In The Manliest Man argues, Trent contends that “although autism would be a century away from Leo Kanner’s creation of the label, Woodward’s and Howe’s descriptions of the children suggest the condition. ‘Insanity’ had almost always been associated with adults; Howe in the Advertiser, however, argued that children too can have a particular form of mental illness.”

In their article, “The Early History of Autism in America,” in the January–February 2016 edition of the Smithsonian, John Donvan and Caren Zucker note Trent’s claim and expand upon it by crediting Howe for launching “the story of autism.” They call Trent’s biography of Howe “superb” and use it in their forthcoming book, In a Different Key: The Story of Autism to identify Howe’s place in the earliest history of the condition. As Trent asserts in The Manliest Man, Howe’s primacy in the American development of services for the blind and intellectually disabled now expands to his importance in our understanding of autism.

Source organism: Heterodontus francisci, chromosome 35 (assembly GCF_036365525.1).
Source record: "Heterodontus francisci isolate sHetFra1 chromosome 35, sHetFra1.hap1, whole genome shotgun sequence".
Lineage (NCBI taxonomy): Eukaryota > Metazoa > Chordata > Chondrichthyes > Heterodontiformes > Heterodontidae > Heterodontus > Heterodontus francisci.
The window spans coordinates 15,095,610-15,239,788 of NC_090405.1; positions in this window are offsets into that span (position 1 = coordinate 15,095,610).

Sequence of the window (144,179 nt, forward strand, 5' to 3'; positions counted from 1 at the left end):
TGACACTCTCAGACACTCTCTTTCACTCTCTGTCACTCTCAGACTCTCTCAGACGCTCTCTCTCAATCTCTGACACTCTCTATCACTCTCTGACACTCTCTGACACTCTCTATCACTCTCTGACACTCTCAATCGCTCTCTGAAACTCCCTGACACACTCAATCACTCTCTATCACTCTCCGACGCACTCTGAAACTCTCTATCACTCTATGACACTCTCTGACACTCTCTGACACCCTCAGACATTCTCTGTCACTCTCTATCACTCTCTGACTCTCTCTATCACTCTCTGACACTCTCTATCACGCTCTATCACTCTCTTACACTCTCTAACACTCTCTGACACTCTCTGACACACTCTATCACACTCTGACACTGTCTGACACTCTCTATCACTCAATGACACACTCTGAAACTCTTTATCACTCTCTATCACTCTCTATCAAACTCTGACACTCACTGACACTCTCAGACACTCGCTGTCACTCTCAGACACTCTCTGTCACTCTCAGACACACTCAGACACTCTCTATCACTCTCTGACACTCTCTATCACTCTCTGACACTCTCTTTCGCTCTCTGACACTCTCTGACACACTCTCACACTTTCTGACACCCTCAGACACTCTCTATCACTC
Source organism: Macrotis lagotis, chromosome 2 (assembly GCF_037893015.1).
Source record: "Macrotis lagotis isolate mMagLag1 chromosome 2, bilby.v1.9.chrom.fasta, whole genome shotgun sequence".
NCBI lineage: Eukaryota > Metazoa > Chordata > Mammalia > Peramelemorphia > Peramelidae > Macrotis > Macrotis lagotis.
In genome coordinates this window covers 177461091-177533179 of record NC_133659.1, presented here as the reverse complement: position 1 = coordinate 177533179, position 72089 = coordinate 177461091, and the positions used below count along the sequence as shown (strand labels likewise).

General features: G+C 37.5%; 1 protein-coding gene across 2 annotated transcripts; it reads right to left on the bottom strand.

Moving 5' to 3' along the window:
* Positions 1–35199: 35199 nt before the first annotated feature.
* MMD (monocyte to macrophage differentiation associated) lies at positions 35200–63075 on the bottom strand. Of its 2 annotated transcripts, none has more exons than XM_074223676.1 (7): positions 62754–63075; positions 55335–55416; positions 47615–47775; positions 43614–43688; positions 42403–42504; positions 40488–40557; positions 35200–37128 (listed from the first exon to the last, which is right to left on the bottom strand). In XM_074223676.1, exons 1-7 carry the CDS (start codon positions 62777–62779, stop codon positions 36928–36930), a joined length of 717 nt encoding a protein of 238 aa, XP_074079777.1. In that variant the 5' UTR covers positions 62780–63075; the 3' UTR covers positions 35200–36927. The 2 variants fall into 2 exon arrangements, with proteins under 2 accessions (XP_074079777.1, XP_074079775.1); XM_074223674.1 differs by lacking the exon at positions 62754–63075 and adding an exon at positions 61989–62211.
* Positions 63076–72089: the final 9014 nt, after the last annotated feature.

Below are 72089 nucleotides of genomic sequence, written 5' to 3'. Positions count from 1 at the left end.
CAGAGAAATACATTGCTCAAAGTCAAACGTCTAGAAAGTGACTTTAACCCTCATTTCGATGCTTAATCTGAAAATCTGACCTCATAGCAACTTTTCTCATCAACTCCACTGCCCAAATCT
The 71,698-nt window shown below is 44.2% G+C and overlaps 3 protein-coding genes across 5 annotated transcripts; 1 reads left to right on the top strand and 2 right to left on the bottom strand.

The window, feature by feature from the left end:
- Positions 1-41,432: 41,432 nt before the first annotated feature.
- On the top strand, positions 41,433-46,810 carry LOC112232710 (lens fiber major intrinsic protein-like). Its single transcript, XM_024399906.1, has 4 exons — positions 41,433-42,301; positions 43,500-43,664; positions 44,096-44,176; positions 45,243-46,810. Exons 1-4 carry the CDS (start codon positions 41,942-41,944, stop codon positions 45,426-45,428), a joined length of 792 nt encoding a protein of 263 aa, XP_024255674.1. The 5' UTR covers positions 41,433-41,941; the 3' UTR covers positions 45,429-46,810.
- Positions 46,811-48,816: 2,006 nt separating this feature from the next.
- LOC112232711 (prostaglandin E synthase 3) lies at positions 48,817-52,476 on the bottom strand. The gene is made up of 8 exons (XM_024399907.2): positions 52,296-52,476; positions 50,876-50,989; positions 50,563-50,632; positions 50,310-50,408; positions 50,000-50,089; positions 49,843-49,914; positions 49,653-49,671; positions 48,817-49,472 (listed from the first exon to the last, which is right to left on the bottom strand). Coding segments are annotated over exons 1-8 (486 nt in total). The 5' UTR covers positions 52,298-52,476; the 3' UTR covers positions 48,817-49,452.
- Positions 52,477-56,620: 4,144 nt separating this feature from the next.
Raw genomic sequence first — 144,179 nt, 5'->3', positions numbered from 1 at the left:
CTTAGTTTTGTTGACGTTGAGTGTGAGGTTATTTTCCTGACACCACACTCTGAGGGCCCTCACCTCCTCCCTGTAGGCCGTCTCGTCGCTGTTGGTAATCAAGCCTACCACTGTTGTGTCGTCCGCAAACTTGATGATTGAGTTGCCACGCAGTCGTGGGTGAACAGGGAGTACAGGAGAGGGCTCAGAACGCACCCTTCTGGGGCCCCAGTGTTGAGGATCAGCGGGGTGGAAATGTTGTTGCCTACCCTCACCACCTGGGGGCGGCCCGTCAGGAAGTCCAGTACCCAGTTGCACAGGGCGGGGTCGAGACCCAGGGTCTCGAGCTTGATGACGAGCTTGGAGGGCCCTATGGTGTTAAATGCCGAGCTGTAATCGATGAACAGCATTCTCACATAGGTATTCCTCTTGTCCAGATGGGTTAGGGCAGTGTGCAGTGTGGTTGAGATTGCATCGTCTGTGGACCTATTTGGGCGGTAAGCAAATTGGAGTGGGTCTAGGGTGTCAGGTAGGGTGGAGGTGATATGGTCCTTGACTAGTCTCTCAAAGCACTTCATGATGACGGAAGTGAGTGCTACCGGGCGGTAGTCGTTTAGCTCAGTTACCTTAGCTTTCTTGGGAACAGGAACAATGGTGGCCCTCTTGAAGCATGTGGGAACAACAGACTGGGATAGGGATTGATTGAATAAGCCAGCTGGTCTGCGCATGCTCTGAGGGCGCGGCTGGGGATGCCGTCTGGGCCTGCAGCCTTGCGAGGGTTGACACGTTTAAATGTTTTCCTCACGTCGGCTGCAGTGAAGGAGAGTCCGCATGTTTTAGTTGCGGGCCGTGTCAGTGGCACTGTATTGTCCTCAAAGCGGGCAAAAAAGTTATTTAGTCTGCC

The Manliest Man: Samuel G. Howe and the Contours of Nineteenth-Century American Reform by James Trent is available for purchase at https://www.umass.edu/umpress/title/manliest-man

Reason Connects Pope Francis, Jonathan Edwards, and Climate Change

“The reason why almost all people, even those that seem very miserable, love life is because they cannot bear to lose sight of such a beautiful and lovely world.”—Jonathan Edwards


Background of green fern leaves

In his climate Encyclical Pope Francis points to the looming possibility of environmental collapse. Our environment is in crisis, says Francis, because we have lost our conviction that the earth belongs to us all and to God rather than to those who act as though the earth belongs to them. We have lost our sense of the common good.

We have instead, says Francis, a culture of selfness—of self-centeredness, instant gratification, and rampant individualism. We have a cult of unlimited progress, competition and consumerism.